The Courtauld Gallery is currently exhibiting highlights from its print collection, of which the bulk was bequeathed by two of the Courtauld Institute’s founders, Samuel Courtauld and Sir Robert Witt, as well as art collector and scholar Count Antoine Seilern.
Courtauld, whose family wealth derived from the textile industry, was one of the first British collectors to show real interest in the Impressionists and Post-Impressionists and built up his collection of their work predominantly during the 1920s. His prints were selected to complement the paintings he owned by artists such as Manet, Gauguin, Matisse and Toulouse-Lautrec – each of whom is represented in this show. Manet’s early etching, ‘La Toilette’ (1862) shows him experimenting with the medium and with the subject of the female nude in a slightly crude sketchy manner that is difficult to tally with the polished dexterity of ‘Olympia’ just a year later. Toulouse-Lautrec’s ‘Jockey’ (above, 1899) is typical of his assured line and snapshot-style view of contemporary life, the horse leaping into the frame with legs splayed like a can-can dancer’s.
Sir Robert Witt, who lends his name to the Witt Library, was more interested in the quality and educational value of prints than the fame of their producer. Having amassed a vast archive of photographic reproductions that became a hugely important resource for scholars of art history (and still is today), prints were considered by him in a similar manner – as a didactic resource. Now many of these prints have been transferred from the Witt Library to the gallery’s print collection for conservation purposes. Among those now on view is Jacques Callot’s etching ‘The Fan (The Battle of of King Weaver and King Dyer)’ (above, 1619) which was designed to be stuck on a static fan and purchased by spectators of these Florentine guilds’ festivities on the Arno.
Count Antoine Seilern was an Anglo-Austrian art enthusiast who studied in Vienna in the early 1930s with Johannes Wilde, and it was Wilde’s appointment as deputy director of the Courtauld under Anthony Blunt which persuaded Seilern to bequeath some of his collection to the gallery on his death in 1978. The collection was begun in 1931, with the majority of prints being purchased between 1951 and 1966. Seilern’s interest lay in the Old Masters – especially Rubens – and the prints were often bought alongside a painting or drawings by the same artist, to complement these media or to illustrate the artist’s working methods. For example, Mantegna’s preparatory engraving for ‘The Flagellation’ (c.1465-70) and Christoffel Jegher’s ‘The Temptation of Christ’ (1633), a woodcut after Rubens’ painting. Tiepolo’s ‘Death Giving Audience’ (above right, 1743) was bought as part of a complete set of ‘Vari Capricci’.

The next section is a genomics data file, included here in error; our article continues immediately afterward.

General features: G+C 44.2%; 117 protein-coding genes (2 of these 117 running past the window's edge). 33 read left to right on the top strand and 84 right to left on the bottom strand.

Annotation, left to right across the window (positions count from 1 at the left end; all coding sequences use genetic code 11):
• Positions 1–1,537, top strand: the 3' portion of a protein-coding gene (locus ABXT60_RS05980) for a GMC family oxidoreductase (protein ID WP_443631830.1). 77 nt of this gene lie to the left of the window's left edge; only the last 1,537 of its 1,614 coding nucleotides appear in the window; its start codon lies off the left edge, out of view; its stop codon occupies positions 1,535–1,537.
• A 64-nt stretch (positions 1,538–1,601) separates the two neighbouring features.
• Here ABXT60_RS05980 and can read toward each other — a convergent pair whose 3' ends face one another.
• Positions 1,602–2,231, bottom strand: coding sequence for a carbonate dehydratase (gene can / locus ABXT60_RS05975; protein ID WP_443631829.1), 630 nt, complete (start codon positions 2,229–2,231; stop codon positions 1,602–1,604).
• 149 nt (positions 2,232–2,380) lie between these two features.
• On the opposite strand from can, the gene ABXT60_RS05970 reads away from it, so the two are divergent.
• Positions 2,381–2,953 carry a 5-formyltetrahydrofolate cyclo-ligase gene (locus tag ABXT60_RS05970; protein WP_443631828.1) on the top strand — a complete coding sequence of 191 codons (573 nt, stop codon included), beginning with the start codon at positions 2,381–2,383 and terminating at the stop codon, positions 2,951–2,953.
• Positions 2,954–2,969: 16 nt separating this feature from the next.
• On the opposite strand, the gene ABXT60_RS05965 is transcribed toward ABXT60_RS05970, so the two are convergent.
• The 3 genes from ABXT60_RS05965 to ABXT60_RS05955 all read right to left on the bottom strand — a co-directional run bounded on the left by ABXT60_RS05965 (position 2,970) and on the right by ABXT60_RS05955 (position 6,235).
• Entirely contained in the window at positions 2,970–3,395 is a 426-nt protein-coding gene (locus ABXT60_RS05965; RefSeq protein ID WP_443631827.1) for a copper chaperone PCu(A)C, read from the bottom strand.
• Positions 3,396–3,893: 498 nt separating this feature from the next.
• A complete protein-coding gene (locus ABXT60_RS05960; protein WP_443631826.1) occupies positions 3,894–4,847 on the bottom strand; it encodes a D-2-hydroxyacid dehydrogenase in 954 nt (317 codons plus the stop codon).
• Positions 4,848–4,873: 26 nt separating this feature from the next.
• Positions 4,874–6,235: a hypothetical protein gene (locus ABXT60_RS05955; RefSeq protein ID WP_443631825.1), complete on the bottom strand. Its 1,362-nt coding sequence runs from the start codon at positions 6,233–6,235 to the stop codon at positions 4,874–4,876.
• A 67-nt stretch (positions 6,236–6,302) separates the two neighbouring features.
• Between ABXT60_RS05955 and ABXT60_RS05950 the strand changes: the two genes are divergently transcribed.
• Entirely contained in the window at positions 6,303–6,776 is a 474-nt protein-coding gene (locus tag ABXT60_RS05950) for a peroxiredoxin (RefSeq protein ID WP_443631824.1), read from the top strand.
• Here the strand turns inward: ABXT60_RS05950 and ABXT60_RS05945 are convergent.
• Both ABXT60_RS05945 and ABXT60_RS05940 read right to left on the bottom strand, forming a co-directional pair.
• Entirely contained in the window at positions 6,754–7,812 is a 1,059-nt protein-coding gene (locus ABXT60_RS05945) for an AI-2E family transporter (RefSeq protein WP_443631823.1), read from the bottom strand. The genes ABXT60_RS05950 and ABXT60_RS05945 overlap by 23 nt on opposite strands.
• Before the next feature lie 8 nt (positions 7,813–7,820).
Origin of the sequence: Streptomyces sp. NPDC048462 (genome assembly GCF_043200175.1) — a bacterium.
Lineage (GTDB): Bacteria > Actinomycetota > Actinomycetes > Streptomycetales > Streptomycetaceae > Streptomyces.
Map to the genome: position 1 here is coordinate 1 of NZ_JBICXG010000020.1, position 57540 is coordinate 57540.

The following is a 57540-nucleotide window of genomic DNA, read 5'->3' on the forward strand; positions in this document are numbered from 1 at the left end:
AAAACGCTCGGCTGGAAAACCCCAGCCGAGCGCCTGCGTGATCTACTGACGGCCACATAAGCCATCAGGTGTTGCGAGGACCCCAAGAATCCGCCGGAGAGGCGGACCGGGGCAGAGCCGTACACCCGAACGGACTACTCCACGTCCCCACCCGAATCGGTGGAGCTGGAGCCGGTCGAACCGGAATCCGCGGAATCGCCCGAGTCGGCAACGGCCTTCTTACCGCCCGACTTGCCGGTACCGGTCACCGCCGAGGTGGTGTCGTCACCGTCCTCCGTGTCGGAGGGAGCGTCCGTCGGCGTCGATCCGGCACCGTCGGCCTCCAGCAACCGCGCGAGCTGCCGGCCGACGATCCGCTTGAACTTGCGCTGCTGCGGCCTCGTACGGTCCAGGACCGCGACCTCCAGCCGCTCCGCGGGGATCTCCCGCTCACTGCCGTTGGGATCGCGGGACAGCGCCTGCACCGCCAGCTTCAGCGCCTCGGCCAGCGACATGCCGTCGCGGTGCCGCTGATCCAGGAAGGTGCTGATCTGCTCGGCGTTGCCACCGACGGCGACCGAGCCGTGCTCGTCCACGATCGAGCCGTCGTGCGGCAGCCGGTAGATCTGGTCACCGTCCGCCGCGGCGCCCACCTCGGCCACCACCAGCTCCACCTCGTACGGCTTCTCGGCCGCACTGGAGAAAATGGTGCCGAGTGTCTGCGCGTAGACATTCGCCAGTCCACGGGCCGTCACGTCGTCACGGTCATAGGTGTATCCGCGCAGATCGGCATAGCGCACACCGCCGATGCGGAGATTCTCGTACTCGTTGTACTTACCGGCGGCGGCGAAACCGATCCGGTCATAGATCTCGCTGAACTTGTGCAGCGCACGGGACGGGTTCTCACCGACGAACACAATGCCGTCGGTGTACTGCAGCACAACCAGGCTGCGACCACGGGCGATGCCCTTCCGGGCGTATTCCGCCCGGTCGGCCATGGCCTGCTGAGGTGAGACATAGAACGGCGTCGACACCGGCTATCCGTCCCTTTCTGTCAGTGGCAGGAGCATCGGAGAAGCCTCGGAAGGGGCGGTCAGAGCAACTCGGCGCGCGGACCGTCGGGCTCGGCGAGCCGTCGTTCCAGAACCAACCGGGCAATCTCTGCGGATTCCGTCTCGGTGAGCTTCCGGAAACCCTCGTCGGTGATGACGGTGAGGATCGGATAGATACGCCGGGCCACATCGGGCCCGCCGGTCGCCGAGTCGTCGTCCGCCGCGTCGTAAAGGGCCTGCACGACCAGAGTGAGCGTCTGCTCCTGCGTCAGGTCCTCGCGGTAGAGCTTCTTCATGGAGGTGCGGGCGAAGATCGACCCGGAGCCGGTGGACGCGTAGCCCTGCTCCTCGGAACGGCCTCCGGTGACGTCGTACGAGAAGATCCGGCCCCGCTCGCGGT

Also selected from Seilern’s collection (known as the Prince’s Gate Collection) are Pieter Brueghel the Elder’s ‘Rabbit Hunt’ (above, 1560), the only known etching by the artist’s own hand and full of incident as any of his lustrous skating scenes; and Piranesi’s ‘Smoking Fire’ (c.1749-60), an Escher-like architectural labyrinth – on a large scale for a print – the etched lines full of expressive and visionary energy.
This core collection has been added to by many more gifts and bequests over the years. One of the earliest, in 1933 (the year after the founding of the Institute) came from Henry Oppenheimer, from whose complete set of Canaletto’s Views of Venice is displayed the etching ‘Portico with a Lantern’ (above, c.1741-44), its vibrating lines describing the crumbling plasterwork and the shimmering heat of the Venetian summer. More recent exhibits include a Lucian Freud etching (‘Blonde Girl’, 1985) from Frank Auerbach, and a Chris Ofili etching of 1996 donated by Charles Booth-Clibborn of print publishers The Paragon Press.
As so often, the Courtauld manages to achieve an illuminating and exquisite exhibition in just one small room. The exhibition reveals not only some of the most accomplished examples of printmaking over almost five centuries, but in doing so illustrates the different techniques as well as the variety of functions these prints fulfilled – from early promotional or educational tools, to a means of conveying information through maps and illustrations. As Witt anticipated, the collection is an astutely-selected education in Western art history and this show is a perfect miniature.